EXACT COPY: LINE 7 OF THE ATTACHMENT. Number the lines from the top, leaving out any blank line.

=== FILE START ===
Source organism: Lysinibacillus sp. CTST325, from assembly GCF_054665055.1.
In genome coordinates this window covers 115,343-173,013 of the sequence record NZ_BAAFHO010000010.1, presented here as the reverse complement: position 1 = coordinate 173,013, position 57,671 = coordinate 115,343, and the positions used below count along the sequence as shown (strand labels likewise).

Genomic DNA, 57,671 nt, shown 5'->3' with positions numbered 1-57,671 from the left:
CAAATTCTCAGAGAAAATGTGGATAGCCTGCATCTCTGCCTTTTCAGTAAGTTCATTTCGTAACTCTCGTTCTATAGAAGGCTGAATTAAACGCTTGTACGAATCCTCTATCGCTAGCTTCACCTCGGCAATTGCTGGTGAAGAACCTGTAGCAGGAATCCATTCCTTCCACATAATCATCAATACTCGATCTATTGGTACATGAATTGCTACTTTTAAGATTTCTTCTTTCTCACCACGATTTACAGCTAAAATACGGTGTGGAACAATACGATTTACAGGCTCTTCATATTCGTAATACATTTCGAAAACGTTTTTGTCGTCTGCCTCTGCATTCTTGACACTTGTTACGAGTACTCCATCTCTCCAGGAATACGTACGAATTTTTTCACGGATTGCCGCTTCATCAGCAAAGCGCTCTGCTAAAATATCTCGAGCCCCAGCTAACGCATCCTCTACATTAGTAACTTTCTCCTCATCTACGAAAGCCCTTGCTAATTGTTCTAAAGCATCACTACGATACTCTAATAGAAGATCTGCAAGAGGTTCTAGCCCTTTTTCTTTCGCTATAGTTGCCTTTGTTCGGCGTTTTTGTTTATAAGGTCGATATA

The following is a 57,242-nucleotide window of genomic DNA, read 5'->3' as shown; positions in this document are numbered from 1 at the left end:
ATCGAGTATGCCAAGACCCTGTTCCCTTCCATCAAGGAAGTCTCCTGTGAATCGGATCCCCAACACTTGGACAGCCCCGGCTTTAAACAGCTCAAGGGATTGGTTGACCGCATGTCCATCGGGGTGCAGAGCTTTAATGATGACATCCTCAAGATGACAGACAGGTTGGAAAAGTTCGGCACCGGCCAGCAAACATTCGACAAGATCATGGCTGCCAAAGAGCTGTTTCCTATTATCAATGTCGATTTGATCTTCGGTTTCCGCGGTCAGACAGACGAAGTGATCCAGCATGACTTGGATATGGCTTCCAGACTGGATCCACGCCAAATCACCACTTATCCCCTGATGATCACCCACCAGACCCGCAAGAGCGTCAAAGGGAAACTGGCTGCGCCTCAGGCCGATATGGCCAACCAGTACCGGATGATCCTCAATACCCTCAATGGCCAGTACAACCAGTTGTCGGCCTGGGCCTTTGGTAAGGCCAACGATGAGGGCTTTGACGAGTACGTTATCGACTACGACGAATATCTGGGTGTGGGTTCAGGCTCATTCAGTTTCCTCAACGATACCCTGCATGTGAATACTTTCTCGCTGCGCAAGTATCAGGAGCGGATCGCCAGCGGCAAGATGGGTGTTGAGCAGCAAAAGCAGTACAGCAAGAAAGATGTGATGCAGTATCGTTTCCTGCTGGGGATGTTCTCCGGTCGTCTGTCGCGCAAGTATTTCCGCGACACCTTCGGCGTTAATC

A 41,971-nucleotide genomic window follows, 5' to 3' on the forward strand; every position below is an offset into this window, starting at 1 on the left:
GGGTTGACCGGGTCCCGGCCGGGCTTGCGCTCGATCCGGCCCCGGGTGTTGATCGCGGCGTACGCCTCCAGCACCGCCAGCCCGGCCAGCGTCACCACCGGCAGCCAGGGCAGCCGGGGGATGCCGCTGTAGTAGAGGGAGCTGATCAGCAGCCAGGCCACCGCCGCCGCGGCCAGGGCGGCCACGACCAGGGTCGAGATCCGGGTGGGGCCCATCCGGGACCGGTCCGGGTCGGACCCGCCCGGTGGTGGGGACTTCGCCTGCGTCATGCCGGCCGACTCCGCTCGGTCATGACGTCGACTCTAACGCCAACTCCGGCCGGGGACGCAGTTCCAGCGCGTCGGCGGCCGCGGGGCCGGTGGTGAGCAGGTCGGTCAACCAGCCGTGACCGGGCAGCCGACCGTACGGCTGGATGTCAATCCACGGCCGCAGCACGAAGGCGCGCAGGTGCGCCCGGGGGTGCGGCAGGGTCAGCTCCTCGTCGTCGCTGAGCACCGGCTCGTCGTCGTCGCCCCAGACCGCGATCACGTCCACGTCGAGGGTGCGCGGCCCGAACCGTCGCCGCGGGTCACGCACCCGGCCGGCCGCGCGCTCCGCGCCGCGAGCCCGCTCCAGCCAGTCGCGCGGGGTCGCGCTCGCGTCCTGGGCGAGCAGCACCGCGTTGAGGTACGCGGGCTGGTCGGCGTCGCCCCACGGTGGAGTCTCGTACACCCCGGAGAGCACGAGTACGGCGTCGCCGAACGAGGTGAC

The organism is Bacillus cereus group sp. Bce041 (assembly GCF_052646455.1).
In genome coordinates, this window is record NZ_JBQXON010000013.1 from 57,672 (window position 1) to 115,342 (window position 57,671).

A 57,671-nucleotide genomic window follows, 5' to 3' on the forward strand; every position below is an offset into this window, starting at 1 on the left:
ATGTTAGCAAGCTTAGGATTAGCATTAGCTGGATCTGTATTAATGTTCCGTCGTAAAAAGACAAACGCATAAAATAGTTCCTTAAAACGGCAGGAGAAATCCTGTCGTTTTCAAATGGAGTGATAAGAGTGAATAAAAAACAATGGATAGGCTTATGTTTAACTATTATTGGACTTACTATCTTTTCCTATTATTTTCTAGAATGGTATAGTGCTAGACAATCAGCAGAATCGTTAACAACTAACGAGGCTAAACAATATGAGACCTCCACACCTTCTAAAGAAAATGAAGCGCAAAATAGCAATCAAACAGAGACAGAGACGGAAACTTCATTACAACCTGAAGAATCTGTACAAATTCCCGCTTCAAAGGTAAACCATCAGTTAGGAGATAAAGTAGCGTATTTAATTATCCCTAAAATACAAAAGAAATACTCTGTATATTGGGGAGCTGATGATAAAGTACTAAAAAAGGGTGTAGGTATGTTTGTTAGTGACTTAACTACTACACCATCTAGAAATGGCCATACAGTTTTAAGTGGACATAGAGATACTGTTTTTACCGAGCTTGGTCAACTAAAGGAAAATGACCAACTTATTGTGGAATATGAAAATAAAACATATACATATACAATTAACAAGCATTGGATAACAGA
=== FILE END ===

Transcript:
A 41,971-nucleotide genomic window follows, 5' to 3' on the forward strand; every position below is an offset into this window, starting at 1 on the left: